Following from Tate Modern’s 2015 film retrospective Albert Serra: Divine Visionaries and Holy Fools we are pleased to welcome the maverick filmmaker back to Tate to present the UK premiere of Roi Soleil.
Winner of the Grand Prix of the 2018 FID Marseille International Competition, the film captures an hour-long staging of the slow agony leading up to French monarch Louis XIV’s death. The role is played by Serra’s frequent collaborator Lluís Serrat Masanellas and performed as a live installation for visitors to an art gallery. Masanellas is adorned in period dress and seen reclined, alone, gasping and coughing, gorging on candies, gauging his reflection in a handheld mirror and sipping water from a crystal decanter outfitted with a long rubber straw. The indulgent, near-grotesque nature of his transposed world stands in stark contrast to the stripped-back industrial look of the gallery space – with its blank walls and suspended metal lighting grid filling the space with an intense red hue – and the stylings of its visitors.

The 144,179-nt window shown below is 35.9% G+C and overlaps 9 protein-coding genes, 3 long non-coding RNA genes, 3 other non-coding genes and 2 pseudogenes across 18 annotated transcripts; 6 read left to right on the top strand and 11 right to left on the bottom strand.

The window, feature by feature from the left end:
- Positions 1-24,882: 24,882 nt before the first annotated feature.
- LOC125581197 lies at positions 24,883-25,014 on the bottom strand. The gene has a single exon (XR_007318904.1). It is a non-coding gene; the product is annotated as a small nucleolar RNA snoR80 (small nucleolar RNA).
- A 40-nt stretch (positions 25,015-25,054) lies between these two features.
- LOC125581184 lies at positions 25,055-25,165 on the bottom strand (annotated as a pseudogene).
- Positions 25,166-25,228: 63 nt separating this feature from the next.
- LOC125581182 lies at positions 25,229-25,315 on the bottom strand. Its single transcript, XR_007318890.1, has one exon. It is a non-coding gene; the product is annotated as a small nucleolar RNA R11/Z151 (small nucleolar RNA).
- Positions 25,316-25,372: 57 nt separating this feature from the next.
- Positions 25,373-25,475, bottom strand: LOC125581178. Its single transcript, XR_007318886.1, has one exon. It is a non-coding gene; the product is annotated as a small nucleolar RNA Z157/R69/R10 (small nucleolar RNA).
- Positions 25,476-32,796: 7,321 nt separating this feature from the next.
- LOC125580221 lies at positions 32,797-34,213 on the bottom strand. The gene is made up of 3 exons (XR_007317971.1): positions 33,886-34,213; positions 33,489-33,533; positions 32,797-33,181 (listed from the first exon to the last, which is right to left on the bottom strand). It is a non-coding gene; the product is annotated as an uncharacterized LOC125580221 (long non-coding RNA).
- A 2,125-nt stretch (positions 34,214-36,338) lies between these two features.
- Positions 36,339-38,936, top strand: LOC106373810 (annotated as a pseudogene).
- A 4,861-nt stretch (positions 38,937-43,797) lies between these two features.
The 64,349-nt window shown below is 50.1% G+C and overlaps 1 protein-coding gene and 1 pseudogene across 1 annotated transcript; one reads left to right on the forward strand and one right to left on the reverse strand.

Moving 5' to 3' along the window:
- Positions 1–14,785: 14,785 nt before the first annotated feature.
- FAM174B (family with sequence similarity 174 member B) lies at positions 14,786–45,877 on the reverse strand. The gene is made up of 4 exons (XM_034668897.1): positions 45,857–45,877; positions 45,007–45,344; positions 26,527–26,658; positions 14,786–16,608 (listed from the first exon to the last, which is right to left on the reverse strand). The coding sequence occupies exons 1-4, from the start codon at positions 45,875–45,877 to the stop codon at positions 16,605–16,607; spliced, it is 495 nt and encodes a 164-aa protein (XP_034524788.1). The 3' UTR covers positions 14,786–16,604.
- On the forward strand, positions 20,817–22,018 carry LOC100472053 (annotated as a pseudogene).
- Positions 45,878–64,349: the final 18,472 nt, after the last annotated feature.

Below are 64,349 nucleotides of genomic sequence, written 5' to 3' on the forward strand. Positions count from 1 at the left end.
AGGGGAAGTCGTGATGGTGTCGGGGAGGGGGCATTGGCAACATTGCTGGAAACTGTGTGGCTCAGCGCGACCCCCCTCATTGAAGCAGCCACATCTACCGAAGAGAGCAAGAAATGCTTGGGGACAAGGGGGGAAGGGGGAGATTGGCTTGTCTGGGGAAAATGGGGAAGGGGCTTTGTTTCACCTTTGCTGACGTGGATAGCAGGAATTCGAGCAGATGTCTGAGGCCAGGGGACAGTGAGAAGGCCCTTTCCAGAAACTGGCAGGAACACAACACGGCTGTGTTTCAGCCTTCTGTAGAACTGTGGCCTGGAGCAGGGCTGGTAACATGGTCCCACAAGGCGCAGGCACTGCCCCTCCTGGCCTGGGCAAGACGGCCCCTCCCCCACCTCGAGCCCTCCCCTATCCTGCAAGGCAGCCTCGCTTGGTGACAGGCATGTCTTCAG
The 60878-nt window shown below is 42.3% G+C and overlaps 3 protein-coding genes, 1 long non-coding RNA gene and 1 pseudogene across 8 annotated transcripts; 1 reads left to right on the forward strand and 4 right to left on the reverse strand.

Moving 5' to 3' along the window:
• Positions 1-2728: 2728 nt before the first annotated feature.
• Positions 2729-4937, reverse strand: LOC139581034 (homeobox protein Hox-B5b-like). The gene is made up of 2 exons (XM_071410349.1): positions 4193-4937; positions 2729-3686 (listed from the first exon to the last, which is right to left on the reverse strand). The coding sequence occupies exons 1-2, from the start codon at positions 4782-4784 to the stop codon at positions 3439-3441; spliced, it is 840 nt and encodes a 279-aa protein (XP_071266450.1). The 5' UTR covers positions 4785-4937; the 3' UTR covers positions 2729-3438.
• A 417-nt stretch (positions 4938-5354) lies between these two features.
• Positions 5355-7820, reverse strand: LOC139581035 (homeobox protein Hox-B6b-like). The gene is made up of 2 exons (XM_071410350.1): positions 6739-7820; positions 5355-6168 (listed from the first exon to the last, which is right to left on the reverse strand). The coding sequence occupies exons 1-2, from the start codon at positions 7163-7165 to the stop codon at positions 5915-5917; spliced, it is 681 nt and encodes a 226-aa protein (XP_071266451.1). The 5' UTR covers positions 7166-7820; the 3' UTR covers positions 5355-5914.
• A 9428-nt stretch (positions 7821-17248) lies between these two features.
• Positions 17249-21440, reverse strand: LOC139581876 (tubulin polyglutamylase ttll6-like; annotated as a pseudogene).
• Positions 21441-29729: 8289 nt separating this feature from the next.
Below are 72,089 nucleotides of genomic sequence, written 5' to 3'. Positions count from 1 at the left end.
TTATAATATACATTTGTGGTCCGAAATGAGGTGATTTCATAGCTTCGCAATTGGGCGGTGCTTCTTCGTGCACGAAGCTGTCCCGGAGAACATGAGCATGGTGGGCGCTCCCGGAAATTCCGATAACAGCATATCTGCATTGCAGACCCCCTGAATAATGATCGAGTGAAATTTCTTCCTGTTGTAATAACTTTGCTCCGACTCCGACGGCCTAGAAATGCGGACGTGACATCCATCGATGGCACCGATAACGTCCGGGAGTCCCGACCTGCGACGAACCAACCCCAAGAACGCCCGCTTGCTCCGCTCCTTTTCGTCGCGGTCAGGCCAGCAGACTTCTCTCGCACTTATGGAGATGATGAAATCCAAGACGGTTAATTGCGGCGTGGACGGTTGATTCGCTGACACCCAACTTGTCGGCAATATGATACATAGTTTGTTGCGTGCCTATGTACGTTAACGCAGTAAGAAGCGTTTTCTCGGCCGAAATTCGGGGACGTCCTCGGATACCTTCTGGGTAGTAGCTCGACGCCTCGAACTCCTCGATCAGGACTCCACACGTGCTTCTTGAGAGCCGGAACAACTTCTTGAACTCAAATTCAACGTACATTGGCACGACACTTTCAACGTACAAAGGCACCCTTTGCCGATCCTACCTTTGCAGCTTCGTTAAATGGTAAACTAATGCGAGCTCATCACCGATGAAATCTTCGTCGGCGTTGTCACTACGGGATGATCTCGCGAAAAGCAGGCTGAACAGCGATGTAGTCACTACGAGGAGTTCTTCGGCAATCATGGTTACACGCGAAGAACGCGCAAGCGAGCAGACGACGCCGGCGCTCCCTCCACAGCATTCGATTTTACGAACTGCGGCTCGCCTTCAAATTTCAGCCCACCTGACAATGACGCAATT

Roi Soleil follows on the heels of Serra’s 2016 The Death of Louis XIV, isolating, extending and recasting its titular death scene in a completely different context. By translating this performative installation back into a cinematic setting, Serra offers us an intensely immersive experience entangled in different times, sites and media.
Roi Soleil, Spain / Portugal 2018, DCP, colour, sound, 62 min.
Discussion with the artists and Tate Film curators
Albert Serra (b.1975, Spain) is an artist and filmmaker whose vivid and subversive work draws on the history of literature and art.